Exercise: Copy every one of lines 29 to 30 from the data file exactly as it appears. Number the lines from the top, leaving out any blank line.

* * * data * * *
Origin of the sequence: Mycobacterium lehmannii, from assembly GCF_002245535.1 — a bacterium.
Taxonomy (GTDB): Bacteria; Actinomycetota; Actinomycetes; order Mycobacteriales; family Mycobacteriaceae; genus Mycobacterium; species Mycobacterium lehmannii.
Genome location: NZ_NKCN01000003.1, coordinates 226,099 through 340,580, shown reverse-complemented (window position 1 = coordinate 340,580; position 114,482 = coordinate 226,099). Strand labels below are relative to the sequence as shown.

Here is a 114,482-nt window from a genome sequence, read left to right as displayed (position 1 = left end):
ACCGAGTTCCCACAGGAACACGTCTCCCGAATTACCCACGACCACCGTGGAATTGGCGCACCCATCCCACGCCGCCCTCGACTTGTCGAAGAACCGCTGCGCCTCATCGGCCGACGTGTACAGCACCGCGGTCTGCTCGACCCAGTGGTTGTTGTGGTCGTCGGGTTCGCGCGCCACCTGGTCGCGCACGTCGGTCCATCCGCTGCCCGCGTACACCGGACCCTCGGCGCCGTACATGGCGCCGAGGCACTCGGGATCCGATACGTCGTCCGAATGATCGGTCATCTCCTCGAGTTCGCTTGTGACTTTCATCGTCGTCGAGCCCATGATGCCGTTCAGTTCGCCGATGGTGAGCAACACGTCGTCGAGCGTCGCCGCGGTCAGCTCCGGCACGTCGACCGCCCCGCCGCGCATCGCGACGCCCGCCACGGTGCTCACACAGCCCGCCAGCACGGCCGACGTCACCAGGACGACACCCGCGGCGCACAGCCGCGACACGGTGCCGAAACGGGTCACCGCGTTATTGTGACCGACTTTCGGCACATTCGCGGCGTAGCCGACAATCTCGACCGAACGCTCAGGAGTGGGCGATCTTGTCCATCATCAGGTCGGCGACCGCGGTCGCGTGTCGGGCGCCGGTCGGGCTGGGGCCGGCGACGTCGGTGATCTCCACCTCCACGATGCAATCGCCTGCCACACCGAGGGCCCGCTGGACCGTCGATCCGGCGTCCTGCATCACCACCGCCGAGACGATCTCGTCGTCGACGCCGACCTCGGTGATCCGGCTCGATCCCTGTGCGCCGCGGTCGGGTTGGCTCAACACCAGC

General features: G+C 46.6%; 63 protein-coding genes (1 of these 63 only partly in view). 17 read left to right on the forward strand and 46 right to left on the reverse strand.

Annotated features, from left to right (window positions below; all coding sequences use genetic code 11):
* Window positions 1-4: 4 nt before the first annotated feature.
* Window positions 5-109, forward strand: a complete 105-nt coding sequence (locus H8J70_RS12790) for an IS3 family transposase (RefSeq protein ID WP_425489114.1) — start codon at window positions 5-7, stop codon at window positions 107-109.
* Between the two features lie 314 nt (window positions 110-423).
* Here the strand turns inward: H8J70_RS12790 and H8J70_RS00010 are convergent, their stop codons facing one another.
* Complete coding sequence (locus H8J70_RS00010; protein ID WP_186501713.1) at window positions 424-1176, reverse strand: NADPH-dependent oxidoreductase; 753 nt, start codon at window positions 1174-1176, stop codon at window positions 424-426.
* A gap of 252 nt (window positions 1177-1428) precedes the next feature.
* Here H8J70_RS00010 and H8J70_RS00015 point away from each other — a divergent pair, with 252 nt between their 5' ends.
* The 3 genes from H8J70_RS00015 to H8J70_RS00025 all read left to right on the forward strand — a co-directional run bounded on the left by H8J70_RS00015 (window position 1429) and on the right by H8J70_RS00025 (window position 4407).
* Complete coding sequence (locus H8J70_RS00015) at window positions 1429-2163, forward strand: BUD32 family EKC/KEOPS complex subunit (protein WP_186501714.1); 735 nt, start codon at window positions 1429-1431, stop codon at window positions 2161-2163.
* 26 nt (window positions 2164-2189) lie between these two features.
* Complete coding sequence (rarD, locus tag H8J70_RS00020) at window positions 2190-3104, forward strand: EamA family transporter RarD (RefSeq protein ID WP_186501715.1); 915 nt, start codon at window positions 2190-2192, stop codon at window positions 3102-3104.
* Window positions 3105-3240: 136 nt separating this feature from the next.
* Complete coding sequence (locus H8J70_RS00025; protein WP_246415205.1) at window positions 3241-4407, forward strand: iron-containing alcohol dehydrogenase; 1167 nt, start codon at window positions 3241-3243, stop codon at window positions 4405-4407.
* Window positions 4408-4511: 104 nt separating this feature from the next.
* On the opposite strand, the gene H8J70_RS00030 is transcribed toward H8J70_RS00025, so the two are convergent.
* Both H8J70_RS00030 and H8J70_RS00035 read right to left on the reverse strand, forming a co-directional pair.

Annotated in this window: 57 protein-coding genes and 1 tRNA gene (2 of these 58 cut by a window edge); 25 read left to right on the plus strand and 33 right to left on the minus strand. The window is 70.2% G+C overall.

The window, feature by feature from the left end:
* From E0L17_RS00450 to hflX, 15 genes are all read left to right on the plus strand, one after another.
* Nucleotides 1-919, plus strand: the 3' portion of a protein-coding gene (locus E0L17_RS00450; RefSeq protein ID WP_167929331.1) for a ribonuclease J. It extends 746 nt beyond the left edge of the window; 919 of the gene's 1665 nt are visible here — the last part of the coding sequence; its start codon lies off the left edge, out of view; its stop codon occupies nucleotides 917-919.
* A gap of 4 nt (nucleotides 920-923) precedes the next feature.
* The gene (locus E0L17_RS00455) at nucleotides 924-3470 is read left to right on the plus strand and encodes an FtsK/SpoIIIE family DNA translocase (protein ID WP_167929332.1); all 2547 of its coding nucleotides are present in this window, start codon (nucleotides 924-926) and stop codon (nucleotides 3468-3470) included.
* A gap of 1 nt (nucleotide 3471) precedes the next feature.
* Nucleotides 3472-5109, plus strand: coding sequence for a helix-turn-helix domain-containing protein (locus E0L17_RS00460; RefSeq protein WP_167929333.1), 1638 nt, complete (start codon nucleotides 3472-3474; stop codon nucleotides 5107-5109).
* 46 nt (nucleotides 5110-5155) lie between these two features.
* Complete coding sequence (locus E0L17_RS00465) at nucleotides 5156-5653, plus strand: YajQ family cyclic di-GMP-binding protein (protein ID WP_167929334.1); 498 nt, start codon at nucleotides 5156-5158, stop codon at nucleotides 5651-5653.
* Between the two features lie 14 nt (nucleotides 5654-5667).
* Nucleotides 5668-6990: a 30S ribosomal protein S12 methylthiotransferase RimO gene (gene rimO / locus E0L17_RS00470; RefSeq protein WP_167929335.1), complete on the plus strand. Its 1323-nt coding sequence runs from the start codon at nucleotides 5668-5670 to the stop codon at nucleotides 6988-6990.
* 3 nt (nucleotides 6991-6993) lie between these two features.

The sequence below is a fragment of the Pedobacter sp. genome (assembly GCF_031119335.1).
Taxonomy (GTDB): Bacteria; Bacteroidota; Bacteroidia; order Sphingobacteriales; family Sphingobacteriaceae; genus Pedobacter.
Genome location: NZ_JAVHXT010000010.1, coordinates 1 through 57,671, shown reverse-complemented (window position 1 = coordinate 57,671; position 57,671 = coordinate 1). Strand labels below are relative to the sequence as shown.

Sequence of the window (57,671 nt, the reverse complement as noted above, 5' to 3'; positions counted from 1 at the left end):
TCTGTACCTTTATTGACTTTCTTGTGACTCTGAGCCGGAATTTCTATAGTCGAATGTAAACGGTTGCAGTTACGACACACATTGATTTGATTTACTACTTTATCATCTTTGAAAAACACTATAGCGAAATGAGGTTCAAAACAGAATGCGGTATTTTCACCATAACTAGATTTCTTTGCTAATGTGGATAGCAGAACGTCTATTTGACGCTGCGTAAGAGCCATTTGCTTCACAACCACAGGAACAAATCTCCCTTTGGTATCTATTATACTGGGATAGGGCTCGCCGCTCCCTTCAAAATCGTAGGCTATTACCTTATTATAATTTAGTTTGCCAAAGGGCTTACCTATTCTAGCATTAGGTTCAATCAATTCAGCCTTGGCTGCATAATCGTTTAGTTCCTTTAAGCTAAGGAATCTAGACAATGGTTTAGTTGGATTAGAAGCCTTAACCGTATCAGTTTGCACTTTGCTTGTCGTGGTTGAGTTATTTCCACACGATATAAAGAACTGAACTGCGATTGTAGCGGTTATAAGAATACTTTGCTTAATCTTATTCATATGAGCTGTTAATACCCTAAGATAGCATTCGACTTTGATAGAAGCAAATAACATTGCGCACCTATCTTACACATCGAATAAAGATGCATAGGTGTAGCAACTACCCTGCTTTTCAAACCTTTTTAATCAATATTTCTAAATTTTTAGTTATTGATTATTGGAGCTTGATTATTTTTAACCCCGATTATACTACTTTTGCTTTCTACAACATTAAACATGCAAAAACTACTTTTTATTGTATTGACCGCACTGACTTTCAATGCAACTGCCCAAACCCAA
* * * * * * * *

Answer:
* The gene (locus E0L17_RS00455) at nucleotides 924-3470 is read left to right on the plus strand and encodes an FtsK/SpoIIIE family DNA translocase (protein ID WP_167929332.1); all 2547 of its coding nucleotides are present in this window, start codon (nucleotides 924-926) and stop codon (nucleotides 3468-3470) included.
* A gap of 1 nt (nucleotide 3471) precedes the next feature.